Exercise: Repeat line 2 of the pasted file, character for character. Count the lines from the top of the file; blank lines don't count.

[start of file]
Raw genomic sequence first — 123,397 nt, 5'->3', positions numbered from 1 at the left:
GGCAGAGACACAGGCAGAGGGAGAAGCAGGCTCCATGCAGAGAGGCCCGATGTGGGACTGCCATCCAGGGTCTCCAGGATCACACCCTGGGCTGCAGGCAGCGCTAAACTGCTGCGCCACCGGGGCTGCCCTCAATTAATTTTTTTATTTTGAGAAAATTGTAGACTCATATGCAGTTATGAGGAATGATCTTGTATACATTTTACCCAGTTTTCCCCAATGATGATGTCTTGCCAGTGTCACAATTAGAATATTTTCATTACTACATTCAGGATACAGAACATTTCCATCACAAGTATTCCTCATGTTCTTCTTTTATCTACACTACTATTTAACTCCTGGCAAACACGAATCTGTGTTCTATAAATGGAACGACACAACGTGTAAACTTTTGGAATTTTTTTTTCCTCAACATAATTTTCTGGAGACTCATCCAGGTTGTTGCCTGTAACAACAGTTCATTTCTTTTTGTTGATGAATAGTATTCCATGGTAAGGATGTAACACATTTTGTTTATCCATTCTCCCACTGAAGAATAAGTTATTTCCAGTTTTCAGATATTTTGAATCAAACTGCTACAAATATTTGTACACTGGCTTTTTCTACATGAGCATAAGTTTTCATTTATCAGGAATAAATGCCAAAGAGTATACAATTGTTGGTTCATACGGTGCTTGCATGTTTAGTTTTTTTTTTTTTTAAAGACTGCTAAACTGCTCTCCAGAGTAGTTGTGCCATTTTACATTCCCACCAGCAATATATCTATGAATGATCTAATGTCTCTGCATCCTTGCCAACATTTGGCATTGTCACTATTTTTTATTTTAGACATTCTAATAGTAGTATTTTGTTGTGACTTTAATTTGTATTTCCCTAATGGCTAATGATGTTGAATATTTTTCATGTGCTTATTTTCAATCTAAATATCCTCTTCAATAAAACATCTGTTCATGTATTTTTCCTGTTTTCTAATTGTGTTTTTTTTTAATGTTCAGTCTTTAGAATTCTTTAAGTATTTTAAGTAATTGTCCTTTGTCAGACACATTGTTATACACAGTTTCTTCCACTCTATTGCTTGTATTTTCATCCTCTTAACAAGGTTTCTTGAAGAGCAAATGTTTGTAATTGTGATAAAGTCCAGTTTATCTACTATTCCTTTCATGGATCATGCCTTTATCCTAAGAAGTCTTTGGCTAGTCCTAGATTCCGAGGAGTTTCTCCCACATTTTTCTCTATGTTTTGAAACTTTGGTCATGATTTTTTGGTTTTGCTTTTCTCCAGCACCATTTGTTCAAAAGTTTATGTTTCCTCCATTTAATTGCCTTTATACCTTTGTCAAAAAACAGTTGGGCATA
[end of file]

GGCAGAGACACAGGCAGAGGGAGAAGCAGGCTCCATGCAGAGAGGCCCGATGTGGGACTGCCATCCAGGGTCTCCAGGATCACACCCTGGGCTGCAGGCAGCGCTAAACTGCTGCGCCACCGGGGCTGCCCTCAATTAATTTTTTTATTTTGAGAAAATTGTAGACTCATATGCAGTTATGAGGAATGATCTTGTATACATTTTACCCAGTTTTCCCCAATGATGATGTCTTGCCAGTGTCACAATTAGAATATTTTCATTACTACATTCAGGATACAGAACATTTCCATCACAAGTATTCCTCATGTTCTTCTTTTATCTACACTACTATTTAACTCCTGGCAAACACGAATCTGTGTTCTATAAATGGAACGACACAACGTGTAAACTTTTGGAATTTTTTTTTCCTCAACATAATTTTCTGGAGACTCATCCAGGTTGTTGCCTGTAACAACAGTTCATTTCTTTTTGTTGATGAATAGTATTCCATGGTAAGGATGTAACACATTTTGTTTATCCATTCTCCCACTGAAGAATAAGTTATTTCCAGTTTTCAGATATTTTGAATCAAACTGCTACAAATATTTGTACACTGGCTTTTTCTACATGAGCATAAGTTTTCATTTATCAGGAATAAATGCCAAAGAGTATACAATTGTTGGTTCATACGGTGCTTGCATGTTTAGTTTTTTTTTTTTTTAAAGACTGCTAAACTGCTCTCCAGAGTAGTTGTGCCATTTTACATTCCCACCAGCAATATATCTATGAATGATCTAATGTCTCTGCATCCTTGCCAACATTTGGCATTGTCACTATTTTTTATTTTAGACATTCTAATAGTAGTATTTTGTTGTGACTTTAATTTGTATTTCCCTAATGGCTAATGATGTTGAATATTTTTCATGTGCTTATTTTCAATCTAAATATCCTCTTCAATAAAACATCTGTTCATGTATTTTTCCTGTTTTCTAATTGTGTTTTTTTTTAATGTTCAGTCTTTAGAATTCTTTAAGTATTTTAAGTAATTGTCCTTTGTCAGACACATTGTTATACACAGTTTCTTCCACTCTATTGCTTGTATTTTCATCCTCTTAACAAGGTTTCTTGAAGAGCAAATGTTTGTAATTGTGATAAAGTCCAGTTTATCTACTATTCCTTTCATGGATCATGCCTTTATCCTAAGAAGTCTTTGGCTAGTCCTAGATTCCGAGGAGTTTCTCCCACATTTTTCTCTATGTTTTGAAACTTTGGTCATGATTTTTTGGTTTTGCTTTTCTCCAGCACCATTTGTTCAAAAGTTTATGTTTCCTCCATTTAATTGCCTTTATACCTTTGTCAAAAAACAGTTGGGCATA